The traditional ballad is a songlike poem that tells a story dealing with romance or adventure. The narrative is usually told in simple language with dramatic action, dialog, and repetition; often there is a refrain.
Literary ballads, such as "La Belle Dame sans Merci," grew out of an increasing interest by the Romantic poets. They follow the form of the quatrain, with the second and fourth lines rhyming. (a/b/c/b pattern). It has alternating lines that are in iambic tetrameter, followed by iambic trimeter. There is, however, a line that are pentameter, breaking form such as in the last stanza, "Though the sedge has withered from the lake." Also, there is no refrain as in a traditional ballad as the only repeated lines are the last lines of the first and last stanzas: "And no birds sing."
Thematically, Keats's' poem succeeds as a ballad because it is a melancholy lament over the impermanence of a life experience; in this case, beauty. And, it deals with the supernatural and death. In fact, the knight does not fall in love with a woman; it is a fairy that he loves,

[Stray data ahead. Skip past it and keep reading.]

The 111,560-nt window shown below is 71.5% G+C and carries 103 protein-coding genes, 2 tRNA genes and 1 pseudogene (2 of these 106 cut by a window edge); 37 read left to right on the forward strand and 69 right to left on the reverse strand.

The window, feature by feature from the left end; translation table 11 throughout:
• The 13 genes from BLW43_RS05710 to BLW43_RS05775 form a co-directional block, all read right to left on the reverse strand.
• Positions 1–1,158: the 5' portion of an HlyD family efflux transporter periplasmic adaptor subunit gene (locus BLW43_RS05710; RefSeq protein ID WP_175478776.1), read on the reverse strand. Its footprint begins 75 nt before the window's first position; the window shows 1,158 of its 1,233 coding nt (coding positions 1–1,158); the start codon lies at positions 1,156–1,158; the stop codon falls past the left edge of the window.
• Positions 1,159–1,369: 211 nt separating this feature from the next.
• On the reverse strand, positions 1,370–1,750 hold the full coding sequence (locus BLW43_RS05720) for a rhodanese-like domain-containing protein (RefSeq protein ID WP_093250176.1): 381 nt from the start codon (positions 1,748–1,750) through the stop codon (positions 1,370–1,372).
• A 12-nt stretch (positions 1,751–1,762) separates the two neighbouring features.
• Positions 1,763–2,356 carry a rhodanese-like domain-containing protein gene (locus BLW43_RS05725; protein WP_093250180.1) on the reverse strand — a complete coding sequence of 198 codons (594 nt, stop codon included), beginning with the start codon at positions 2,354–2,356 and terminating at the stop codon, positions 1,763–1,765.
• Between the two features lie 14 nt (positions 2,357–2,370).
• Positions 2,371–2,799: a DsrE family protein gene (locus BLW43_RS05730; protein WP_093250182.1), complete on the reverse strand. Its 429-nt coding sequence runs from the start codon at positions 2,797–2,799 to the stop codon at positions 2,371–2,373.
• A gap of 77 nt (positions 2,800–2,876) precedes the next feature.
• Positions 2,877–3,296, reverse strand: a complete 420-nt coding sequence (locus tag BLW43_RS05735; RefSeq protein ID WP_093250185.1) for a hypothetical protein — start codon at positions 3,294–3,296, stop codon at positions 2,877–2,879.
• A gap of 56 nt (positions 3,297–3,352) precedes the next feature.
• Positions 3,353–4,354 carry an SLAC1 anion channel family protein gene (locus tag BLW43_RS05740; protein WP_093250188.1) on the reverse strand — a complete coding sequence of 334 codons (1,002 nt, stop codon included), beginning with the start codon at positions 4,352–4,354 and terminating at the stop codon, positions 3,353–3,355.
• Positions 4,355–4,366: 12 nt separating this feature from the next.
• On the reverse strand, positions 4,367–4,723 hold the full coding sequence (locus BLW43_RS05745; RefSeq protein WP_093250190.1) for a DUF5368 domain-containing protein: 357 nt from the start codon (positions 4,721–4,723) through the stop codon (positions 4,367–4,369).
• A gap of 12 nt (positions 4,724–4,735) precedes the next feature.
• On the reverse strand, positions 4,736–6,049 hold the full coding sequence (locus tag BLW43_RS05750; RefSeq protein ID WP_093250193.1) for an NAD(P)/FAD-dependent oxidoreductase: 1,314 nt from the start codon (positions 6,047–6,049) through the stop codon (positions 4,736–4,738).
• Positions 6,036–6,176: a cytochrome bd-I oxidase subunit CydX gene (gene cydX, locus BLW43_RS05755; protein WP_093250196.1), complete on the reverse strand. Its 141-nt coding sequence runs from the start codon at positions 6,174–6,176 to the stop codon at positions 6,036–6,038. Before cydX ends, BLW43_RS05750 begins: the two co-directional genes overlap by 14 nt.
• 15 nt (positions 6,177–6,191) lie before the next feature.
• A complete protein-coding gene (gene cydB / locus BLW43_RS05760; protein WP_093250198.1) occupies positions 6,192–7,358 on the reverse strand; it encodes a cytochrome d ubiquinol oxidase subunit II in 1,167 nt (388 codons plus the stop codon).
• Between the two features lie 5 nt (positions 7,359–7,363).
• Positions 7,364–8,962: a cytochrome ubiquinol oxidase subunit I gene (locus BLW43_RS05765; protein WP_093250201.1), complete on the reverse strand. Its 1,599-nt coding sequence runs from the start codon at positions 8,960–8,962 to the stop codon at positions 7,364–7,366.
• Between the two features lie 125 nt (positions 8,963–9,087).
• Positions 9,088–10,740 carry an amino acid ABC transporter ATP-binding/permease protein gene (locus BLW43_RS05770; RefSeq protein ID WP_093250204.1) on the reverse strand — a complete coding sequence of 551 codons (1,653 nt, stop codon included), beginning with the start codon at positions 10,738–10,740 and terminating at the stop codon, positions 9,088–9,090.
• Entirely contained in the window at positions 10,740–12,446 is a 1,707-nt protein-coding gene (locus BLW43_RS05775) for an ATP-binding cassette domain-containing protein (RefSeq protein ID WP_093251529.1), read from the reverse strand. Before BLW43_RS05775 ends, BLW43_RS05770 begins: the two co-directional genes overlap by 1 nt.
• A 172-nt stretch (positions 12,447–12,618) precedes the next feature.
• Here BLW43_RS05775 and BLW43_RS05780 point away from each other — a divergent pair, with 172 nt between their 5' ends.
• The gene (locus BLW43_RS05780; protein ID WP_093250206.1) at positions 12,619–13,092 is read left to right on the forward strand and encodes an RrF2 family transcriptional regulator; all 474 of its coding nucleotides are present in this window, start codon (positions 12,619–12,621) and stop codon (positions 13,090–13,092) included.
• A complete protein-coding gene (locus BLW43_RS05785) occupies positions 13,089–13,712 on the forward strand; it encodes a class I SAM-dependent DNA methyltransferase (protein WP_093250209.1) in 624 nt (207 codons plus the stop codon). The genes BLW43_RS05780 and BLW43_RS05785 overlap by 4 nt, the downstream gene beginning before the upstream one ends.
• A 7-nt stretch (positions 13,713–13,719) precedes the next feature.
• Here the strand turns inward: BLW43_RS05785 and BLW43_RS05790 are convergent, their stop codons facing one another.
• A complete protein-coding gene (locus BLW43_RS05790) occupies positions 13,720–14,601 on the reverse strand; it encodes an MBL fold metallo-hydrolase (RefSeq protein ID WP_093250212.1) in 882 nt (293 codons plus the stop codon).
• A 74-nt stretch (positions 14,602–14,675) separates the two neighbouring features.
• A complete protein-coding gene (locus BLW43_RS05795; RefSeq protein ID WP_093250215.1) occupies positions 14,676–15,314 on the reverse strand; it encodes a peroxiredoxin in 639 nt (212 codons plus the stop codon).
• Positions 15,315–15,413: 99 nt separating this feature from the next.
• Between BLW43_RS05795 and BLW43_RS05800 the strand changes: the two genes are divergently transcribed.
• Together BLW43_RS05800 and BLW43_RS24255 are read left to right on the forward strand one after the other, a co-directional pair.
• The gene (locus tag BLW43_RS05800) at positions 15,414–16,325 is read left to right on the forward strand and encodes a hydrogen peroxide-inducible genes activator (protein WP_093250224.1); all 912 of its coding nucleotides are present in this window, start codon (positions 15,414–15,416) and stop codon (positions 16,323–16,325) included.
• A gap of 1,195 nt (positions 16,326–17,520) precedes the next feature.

She took me to her elfin grot....
And there she lulled me asleep,
The latest dream I ever dreamed
On the cold hill's side.
I saw pale kings and princes too,
Pale warriors, death-pale were they all;
They cried--'La Belle Dame sans Merci
Hath thee in thrall!
Keats' ballad is similar to an ancient myth in which the fertility of the land is tied to the health of a heroic figure such as a king or a knight.